Financing Fitness: While seeking larger financing, Thrower and his team sent around their business plan and received a ‘Dear John’ letter from Enterprise Partners, then one of Southern California’s largest venture capital firms. “They were not interested in the business plan we sent them,” he said. “However, we subsequently met one of their principals, Ron Taylor, at a CONNECT Springboard event where we were presenting our business plan and Ron was a judge.  Soon thereafter, Ron led a $5 million investment round for what ultimately became the Active Network, starting us rolling down a very large hill like a snowball, picking up some sizable investments, companies, and people along the way.”

“Attorney Kevin Turner, a great friend from my business school at the University of San Diego, offered to incorporate the entity on our behalf in 1998 and we were off and running. The original name was RaceInteraction, then we changed it to RaceGate, which begat ActiveUSA via a 50/50 merger with Jim Woodman’s company. Ultimately, it became Active.com when we acquired the domain name.”

Thrower remembers a few other companies that were also incorporated in 1998, most notably Google, PayPal, and Ask.com.

“Jim and I don’t agree which came first, Racegate or ActiveUSA, but I remember when I called Jim for the first time, I mentioned we’d be interested in a purchase, and he said ‘How much?’ thinking we wanted to sell RaceGate. I replied, ‘Actually we’re interested in purchasing ActiveUSA.’ We laugh about that call back in the Jurassic period of online registration,” Thrower said.

He continued, “RaceGate had already purchased some other entities and we were looking to expand through acquisition, but it was apparent Jim had built something substantial as well.  RaceGate and ActiveUSA were the two biggest companies in the target market, so we were a natural fit. I’ll never forget when I asked Jim if he’d race Ironman again with me. He said, ‘No thanks, I’m cured.’ We became friends and business partners. What an adventure and learning experience it was.”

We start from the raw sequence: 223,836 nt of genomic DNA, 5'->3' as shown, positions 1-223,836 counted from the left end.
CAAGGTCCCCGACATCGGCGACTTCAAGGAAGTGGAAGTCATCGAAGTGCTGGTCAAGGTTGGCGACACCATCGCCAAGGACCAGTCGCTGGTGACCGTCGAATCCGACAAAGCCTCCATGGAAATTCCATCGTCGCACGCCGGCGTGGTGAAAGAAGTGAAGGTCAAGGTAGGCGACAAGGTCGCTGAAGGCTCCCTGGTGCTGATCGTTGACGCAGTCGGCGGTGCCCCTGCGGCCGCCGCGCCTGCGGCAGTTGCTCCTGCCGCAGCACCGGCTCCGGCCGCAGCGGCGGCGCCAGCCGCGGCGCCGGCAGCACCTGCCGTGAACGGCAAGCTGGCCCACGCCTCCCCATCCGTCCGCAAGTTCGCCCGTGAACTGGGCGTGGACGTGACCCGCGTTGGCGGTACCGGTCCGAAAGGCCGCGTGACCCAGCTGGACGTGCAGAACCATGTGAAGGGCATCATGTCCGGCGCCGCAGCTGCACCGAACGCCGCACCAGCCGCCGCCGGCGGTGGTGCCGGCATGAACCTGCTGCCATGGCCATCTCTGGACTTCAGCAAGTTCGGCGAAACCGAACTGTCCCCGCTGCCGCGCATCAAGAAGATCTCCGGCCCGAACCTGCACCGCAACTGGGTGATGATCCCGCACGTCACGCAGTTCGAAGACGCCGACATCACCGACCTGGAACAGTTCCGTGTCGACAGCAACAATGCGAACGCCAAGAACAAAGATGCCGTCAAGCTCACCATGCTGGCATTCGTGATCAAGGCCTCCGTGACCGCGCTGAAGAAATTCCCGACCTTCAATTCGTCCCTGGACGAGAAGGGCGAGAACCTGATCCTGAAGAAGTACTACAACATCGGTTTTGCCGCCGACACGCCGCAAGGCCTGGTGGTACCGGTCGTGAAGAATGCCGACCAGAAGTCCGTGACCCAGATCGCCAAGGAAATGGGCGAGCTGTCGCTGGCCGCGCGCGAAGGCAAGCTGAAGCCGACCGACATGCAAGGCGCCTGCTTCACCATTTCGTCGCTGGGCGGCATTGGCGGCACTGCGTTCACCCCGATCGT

Ticket to Ride: “A few months before contacting Jim, I attended a conference in Los Angeles where John Pleasants, the superstar CEO of Ticketmaster CitySearch was speaking. I told him the immense opportunity we were working on – the market of people doing things is twice as big as people watching things,” Thrower said. “From that point, we merged Racegate and ActiveUSA with a Ticketmaster investment to expand our venture.  Later, Jim negotiated to acquire the domain Active.com. Over the years, Active purchased a host of companies, grew, struggled, grew again, then went public and was later sold.”

The early Active team working on Prospect Street in La Jolla, Calif.

From Paper to Pen: “One of the challenges entrepreneurs have in starting companies is that their product might arrive before its time,” Thrower said. “Initially, we were on modems and transacted at dial up speeds in an environment where only a small portion of the population was transacting online. Perhaps Active’s great achievement was to change people’s behavior from paper and pen, stamp and envelope, to an online entry process. We also made the world a lot more active – that’s pretty cool.”

“Out of respect for the current owners and stakeholders of Active, and because I’m with Events.com now, I won’t comment on the state of their current business or their opportunities. But I wish them well in their pursuits under their latest ownership group, Global Payments, which is one of the biggest companies in the payments realm. We have a great deal of respect for what they are doing.”

Mitch Thrower, Co-Founder of Active.com migrating behavior from the pen to the mouse.

The Roaring 90’s: “Ahh, I warmly recall the end of the 90’s and the days of the magazine called the Industry Standard, it’s fantastic rooftop and other tech events around the world,” Thrower said. “The 90’s really were the ‘Roaring 20s of tech expansion’, though the recent years have certainly given that era a run for its money. Living through the dot com explosion and the dot com implosion was a white knuckle adventure. Active.com was initially backed by Enterprise Partners. Under the later stage leadership of Dave Alberga, Matt Landa, Jim Woodman, and Jon Belmonte, Active did some very smart recruiting that helped steer the company through rough waters. Many top investors supported Active along the way.  It also helped that most rivals were not generating revenue. In contrast, Active.com was generating revenue from the get-go.”